About Doo-Bop Jazz Bar

Doo-Bop Jazz Bar was opened in June 2017 by Brisbane lawyer and entrepreneur James Stevens, together with sons Oliver and Harry.

As James puts it:

“I’ve loved jazz since my early days at uni, when a goonie or two amongst friends was usually accompanied by Miles, Coltrane or Monk on the turntable. For me, Jazz facilitates conversation, creativity and good times. The courageous improvisation of Jazz musicians helps us all rise above the ever-present danger of mediocrity and uniformity. It’s the music of philosophy, and the tonic of life. Jazz may have been born in New Orleans, but we’re doing our best to ensure it’s alive and well in Brisbane!”

James Stevens

James Stevens

Why the name?

Doo-Bop is the name of the last studio album recorded by (arguably, if you must) the greatest jazz musician of all time, American trumpeter Miles Davis. Released posthumously in 1992 as a collaboration with hip-hop producer Easy Mo Bee, Doo-Bop was awarded a Grammy and represents the influence that jazz has had on all forms of popular music.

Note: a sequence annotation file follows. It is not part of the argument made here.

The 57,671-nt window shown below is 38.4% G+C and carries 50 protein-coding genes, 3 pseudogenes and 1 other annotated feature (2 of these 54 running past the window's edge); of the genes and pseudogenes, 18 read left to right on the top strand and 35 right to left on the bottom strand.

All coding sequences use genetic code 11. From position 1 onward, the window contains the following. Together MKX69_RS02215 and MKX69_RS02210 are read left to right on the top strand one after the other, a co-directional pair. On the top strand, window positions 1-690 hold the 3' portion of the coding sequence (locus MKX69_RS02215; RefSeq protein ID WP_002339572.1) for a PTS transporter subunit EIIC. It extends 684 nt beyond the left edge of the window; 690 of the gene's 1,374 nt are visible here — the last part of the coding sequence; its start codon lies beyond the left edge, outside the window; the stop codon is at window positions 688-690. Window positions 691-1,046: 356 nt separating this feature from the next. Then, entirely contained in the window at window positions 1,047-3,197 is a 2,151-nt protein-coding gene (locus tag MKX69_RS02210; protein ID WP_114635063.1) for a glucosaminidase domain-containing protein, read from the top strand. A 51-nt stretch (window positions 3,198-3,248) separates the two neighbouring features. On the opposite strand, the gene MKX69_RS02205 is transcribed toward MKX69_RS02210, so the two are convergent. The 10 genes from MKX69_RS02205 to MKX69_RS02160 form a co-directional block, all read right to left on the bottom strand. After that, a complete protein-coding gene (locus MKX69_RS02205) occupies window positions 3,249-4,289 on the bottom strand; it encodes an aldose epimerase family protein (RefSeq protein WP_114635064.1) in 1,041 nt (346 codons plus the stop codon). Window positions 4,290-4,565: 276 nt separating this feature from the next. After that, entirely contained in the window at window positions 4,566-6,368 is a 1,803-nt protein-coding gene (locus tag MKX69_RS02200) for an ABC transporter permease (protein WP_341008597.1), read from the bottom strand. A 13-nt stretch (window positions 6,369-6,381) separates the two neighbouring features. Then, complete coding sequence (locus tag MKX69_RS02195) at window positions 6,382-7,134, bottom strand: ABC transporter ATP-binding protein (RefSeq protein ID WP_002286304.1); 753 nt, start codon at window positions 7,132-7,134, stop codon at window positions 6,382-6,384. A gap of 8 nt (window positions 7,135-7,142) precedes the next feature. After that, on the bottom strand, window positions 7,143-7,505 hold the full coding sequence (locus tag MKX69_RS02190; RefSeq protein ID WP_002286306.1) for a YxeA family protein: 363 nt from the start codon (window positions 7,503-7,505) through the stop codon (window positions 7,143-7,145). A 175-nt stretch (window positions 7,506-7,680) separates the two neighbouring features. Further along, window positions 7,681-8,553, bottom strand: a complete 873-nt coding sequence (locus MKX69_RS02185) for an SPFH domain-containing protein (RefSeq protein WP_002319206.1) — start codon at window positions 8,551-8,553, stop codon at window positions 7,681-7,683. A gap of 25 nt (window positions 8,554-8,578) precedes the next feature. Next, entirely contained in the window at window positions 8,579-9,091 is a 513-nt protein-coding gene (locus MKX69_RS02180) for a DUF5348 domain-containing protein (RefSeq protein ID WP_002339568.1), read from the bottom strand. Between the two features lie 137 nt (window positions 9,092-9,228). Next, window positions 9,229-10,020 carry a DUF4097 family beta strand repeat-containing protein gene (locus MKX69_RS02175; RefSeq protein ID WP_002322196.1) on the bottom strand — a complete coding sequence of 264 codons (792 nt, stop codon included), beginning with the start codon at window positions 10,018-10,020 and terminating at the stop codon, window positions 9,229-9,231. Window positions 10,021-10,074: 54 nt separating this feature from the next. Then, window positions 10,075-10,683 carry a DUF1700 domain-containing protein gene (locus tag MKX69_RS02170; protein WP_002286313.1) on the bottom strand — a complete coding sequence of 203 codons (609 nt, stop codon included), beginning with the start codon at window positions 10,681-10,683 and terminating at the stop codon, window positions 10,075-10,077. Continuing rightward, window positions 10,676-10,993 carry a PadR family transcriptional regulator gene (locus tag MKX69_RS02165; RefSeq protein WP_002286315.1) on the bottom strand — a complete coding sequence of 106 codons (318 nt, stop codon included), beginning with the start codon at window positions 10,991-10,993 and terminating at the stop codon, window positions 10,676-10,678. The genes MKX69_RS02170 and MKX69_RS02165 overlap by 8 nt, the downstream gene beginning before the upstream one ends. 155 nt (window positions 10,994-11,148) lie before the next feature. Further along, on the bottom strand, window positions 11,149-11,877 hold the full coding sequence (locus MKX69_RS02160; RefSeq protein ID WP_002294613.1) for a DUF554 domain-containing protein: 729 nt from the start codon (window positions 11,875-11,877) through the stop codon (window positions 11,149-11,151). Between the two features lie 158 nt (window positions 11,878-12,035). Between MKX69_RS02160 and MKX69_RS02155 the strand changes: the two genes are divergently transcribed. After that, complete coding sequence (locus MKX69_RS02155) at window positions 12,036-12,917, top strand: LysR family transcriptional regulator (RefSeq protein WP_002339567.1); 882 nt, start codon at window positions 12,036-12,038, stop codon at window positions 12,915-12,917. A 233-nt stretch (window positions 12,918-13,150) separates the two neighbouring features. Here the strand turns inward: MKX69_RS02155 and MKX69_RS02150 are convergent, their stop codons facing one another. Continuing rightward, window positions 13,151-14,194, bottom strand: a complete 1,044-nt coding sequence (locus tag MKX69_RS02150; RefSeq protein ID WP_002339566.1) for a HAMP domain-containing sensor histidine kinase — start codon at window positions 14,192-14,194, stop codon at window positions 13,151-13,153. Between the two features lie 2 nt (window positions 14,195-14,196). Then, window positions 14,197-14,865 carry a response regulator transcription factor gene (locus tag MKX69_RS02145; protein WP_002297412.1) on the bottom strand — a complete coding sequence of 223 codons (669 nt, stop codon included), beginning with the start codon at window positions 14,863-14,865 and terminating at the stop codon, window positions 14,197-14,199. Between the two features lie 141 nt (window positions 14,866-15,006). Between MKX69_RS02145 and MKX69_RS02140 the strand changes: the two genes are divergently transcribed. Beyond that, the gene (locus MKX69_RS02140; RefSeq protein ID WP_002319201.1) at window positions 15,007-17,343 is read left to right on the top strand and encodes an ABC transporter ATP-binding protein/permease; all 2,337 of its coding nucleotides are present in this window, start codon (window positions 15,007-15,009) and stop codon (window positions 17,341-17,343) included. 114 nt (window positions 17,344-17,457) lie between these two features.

As Easy Mo Bee puts it:

A little taste of be-bop sound with the backdrop of doo-wop and this is why we call it the doo-bop.

Got it? Good!

History of 101 Edward Street

Formerly the Youngs Building, 101 Edward Street is now home to the Doo-Bop Jazz Bar. Constructed in 1910, the warehouse precinct that takes in the whole block between Charlotte and Mary Streets was originally developed by Horace Edwin Broughton Young and Charles Ernest Young, then subdivided in 1923.

As a Federation-era warehouse, the building features many early 20th century characteristics such as unrendered brickwork, large wooden beams and fine detailing.

Take a virtual tour of Doo-Bop